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‘It was unbelievable’: Shuswap farmer overwhelmed by kindness of residents

Sidelined by injuries from a fall, 91-year-old Tappen man wondered how he’d handle the hay crop
Syd Wand and his spouse Jean have raised mostly Red Angus cattle for 25 years in Tappen. On July 29, 2022 the cows were busy grazing on a field that was not used for hay this year. (Martha Wickett-Salmon Arm Observer)

With fields full of hay bales and a body suffering from two broken ribs and a possibly fractured collar bone, Syd Wand was pretty worried about his hay crop.

Syd, 91, has been working for 29 years on farmland in Tappen alongside his spouse, Jean.

They’ve had cattle for 25 years, mostly Red Angus. He speaks highly of the animals.

“I like them, they’re gentle. And if I want them, all I have to do is stand at the gate and whistle, and I get a stampede. They’re just a good breed to take care of.”

Once the hay is cut and baled, Syd and Jean usually move the bales off the fields together. Syd, however, was injured in a recent fall. This time Jean tried dragging the bales herself – but it was too much.

Concerned about the chance of a thunderstorm soaking the bales, Syd was at a loss what to do. With 10 head of cattle to feed, hay is a necessity.

“I was just sitting there thinking, what in hell do we do next?”

Then, without warning, help arrived.

He couldn’t believe his eyes when, on July 22, pickup trucks, tractors and flat-decks drove up to their place. About eight people got out, ready to work.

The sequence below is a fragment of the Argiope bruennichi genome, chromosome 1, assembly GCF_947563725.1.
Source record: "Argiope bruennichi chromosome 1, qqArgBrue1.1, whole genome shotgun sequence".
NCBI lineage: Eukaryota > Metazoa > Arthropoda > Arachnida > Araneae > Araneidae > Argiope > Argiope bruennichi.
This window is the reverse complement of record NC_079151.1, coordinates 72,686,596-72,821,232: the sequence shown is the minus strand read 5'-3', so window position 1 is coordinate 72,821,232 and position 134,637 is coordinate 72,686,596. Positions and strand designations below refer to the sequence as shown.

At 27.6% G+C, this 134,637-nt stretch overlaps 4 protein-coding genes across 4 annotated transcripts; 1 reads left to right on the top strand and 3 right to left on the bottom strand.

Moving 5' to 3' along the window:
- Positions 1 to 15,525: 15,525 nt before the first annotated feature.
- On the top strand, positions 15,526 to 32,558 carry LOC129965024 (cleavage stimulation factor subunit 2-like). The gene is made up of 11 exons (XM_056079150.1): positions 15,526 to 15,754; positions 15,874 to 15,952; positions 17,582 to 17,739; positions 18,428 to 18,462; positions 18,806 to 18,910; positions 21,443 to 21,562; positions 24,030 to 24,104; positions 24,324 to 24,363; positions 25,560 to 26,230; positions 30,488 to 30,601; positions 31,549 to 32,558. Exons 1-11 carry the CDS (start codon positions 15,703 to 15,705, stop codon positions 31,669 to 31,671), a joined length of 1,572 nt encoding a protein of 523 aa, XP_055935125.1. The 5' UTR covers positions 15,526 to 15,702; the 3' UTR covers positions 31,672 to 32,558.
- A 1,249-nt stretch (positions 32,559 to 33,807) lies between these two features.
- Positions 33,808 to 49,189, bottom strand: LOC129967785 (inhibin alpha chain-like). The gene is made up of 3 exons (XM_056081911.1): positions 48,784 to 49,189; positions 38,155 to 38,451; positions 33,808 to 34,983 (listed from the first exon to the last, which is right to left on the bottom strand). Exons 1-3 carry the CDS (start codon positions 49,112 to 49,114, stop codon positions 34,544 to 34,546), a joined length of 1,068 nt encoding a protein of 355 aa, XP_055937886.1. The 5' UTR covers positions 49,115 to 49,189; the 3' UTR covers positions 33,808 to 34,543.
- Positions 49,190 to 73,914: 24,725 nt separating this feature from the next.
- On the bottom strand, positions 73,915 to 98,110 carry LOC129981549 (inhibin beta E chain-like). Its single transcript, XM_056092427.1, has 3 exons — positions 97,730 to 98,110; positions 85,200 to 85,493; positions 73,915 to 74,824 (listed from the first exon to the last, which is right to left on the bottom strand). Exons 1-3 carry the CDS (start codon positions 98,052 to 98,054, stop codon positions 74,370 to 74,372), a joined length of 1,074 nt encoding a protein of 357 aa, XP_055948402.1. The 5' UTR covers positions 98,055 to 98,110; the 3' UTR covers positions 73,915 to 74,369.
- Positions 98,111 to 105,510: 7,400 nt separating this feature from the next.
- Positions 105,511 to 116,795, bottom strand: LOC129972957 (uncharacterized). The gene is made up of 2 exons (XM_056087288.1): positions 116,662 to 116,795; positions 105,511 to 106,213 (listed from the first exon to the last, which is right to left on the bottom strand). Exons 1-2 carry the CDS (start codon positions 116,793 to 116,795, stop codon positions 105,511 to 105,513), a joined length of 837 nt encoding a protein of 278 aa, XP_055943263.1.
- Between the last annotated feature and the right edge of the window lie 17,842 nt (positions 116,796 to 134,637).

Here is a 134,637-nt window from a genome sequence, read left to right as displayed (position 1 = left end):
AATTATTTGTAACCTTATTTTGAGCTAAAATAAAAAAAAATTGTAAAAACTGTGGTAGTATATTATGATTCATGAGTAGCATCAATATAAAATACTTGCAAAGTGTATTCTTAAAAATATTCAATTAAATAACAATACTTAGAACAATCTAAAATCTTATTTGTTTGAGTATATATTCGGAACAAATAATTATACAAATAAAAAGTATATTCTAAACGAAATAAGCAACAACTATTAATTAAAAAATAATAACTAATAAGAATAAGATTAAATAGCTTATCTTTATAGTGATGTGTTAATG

In approximately three hours, 248 bales were picked up and moved to the hay shed.

The neighbourly workers even brought beverages and cinnamon buns, so they stayed for a while afterwards to visit.

Asked how all this felt, “fantastic” was Syd’s enthusiastic reply.

“All of a sudden people who you don’t know pop up,” he remarked, adding that the work isn’t without risk; anytime a person lifts a bale of hay, there’s a chance they could hurt their back.

He said the assistance was a wonderful contrast to all the rotten things you hear about in the world.

And the group wouldn’t allow him to do anything, which, with his injuries, “was just as well anyway.”

“Some of them didn’t know me, I didn’t know some of them. They came just out of the goodness of their heart. It was just goodwill on their part – because they were good people to begin with. That basically is what it is.”

He emphasized the whole reason for him telling his story is to express his gratitude for such overwhelming kindness.

“It was unbelievable.”

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Syd Wand of Tappen says he is immensely grateful for the people who showed up unannounced to move about 250 bales of hay from the fields into the hay shed after he was injured in a fall. (Martha Wickett-Salmon Arm Observer)

Martha Wickett

About the Author: Martha Wickett

came to Salmon Arm in May of 2004 to work at the Observer. I was looking for a change from the hustle and bustle of the Lower Mainland, where I had spent more than a decade working in community newspapers.
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